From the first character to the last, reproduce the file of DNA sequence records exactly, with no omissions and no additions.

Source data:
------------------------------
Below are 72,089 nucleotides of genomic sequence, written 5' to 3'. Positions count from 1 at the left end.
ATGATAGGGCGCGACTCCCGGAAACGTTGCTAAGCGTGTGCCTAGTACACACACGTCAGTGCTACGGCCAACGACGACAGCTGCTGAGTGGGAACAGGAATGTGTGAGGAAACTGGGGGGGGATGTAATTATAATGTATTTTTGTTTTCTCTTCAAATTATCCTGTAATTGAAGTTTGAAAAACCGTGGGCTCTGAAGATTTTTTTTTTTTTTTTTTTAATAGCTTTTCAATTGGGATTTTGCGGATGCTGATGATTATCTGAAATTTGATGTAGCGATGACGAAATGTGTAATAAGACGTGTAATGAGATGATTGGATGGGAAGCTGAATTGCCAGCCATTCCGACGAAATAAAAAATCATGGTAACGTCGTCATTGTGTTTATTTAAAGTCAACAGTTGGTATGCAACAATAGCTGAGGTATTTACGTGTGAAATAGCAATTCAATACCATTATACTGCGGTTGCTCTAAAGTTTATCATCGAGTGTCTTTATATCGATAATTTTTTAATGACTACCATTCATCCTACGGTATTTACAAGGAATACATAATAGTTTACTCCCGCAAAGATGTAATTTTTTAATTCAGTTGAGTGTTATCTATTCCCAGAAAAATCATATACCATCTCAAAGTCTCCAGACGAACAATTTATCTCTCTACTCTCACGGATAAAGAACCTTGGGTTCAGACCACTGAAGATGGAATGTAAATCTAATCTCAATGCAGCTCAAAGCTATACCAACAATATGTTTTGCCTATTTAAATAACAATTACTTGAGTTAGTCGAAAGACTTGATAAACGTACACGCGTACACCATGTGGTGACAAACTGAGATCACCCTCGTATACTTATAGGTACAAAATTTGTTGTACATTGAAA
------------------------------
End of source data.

Below are 72,089 nucleotides of genomic sequence, written 5' to 3'. Positions count from 1 at the left end.
ATGATAGGGCGCGACTCCCGGAAACGTTGCTAAGCGTGTGCCTAGTACACACACGTCAGTGCTACGGCCAACGACGACAGCTGCTGAGTGGGAACAGGAATGTGTGAGGAAACTGGGGGGGGATGTAATTATAATGTATTTTTGTTTTCTCTTCAAATTATCCTGTAATTGAAGTTTGAAAAACCGTGGGCTCTGAAGATTTTTTTTTTTTTTTTTTTAATAGCTTTTCAATTGGGATTTTGCGGATGCTGATGATTATCTGAAATTTGATGTAGCGATGACGAAATGTGTAATAAGACGTGTAATGAGATGATTGGATGGGAAGCTGAATTGCCAGCCATTCCGACGAAATAAAAAATCATGGTAACGTCGTCATTGTGTTTATTTAAAGTCAACAGTTGGTATGCAACAATAGCTGAGGTATTTACGTGTGAAATAGCAATTCAATACCATTATACTGCGGTTGCTCTAAAGTTTATCATCGAGTGTCTTTATATCGATAATTTTTTAATGACTACCATTCATCCTACGGTATTTACAAGGAATACATAATAGTTTACTCCCGCAAAGATGTAATTTTTTAATTCAGTTGAGTGTTATCTATTCCCAGAAAAATCATATACCATCTCAAAGTCTCCAGACGAACAATTTATCTCTCTACTCTCACGGATAAAGAACCTTGGGTTCAGACCACTGAAGATGGAATGTAAATCTAATCTCAATGCAGCTCAAAGCTATACCAACAATATGTTTTGCCTATTTAAATAACAATTACTTGAGTTAGTCGAAAGACTTGATAAACGTACACGCGTACACCATGTGGTGACAAACTGAGATCACCCTCGTATACTTATAGGTACAAAATTTGTTGTACATTGAAA